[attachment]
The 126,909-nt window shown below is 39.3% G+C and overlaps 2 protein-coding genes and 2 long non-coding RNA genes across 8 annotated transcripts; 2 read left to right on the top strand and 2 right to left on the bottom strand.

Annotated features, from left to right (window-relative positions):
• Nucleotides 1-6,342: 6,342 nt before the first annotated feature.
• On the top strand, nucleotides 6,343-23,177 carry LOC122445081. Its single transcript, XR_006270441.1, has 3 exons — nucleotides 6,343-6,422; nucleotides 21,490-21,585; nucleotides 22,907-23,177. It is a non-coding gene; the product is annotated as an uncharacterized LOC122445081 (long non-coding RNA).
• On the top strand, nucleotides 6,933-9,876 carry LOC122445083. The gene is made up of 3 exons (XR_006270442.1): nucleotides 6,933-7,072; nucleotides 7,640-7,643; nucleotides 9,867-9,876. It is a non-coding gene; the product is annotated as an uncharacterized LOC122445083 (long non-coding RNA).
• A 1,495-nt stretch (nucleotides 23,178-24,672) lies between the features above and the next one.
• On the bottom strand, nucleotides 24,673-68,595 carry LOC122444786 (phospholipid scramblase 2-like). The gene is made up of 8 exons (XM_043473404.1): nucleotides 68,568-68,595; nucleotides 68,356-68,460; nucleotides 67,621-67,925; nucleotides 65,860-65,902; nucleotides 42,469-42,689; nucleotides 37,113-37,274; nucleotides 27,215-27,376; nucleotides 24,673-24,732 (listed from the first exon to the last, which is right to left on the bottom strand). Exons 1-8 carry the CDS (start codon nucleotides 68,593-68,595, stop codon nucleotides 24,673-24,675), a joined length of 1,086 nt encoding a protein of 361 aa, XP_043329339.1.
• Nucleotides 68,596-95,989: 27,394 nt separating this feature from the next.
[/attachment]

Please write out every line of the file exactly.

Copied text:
The 126,909-nt window shown below is 39.3% G+C and overlaps 2 protein-coding genes and 2 long non-coding RNA genes across 8 annotated transcripts; 2 read left to right on the top strand and 2 right to left on the bottom strand.

Annotated features, from left to right (window-relative positions):
• Nucleotides 1-6,342: 6,342 nt before the first annotated feature.
• On the top strand, nucleotides 6,343-23,177 carry LOC122445081. Its single transcript, XR_006270441.1, has 3 exons — nucleotides 6,343-6,422; nucleotides 21,490-21,585; nucleotides 22,907-23,177. It is a non-coding gene; the product is annotated as an uncharacterized LOC122445081 (long non-coding RNA).
• On the top strand, nucleotides 6,933-9,876 carry LOC122445083. The gene is made up of 3 exons (XR_006270442.1): nucleotides 6,933-7,072; nucleotides 7,640-7,643; nucleotides 9,867-9,876. It is a non-coding gene; the product is annotated as an uncharacterized LOC122445083 (long non-coding RNA).
• A 1,495-nt stretch (nucleotides 23,178-24,672) lies between the features above and the next one.
• On the bottom strand, nucleotides 24,673-68,595 carry LOC122444786 (phospholipid scramblase 2-like). The gene is made up of 8 exons (XM_043473404.1): nucleotides 68,568-68,595; nucleotides 68,356-68,460; nucleotides 67,621-67,925; nucleotides 65,860-65,902; nucleotides 42,469-42,689; nucleotides 37,113-37,274; nucleotides 27,215-27,376; nucleotides 24,673-24,732 (listed from the first exon to the last, which is right to left on the bottom strand). Exons 1-8 carry the CDS (start codon nucleotides 68,593-68,595, stop codon nucleotides 24,673-24,675), a joined length of 1,086 nt encoding a protein of 361 aa, XP_043329339.1.
• Nucleotides 68,596-95,989: 27,394 nt separating this feature from the next.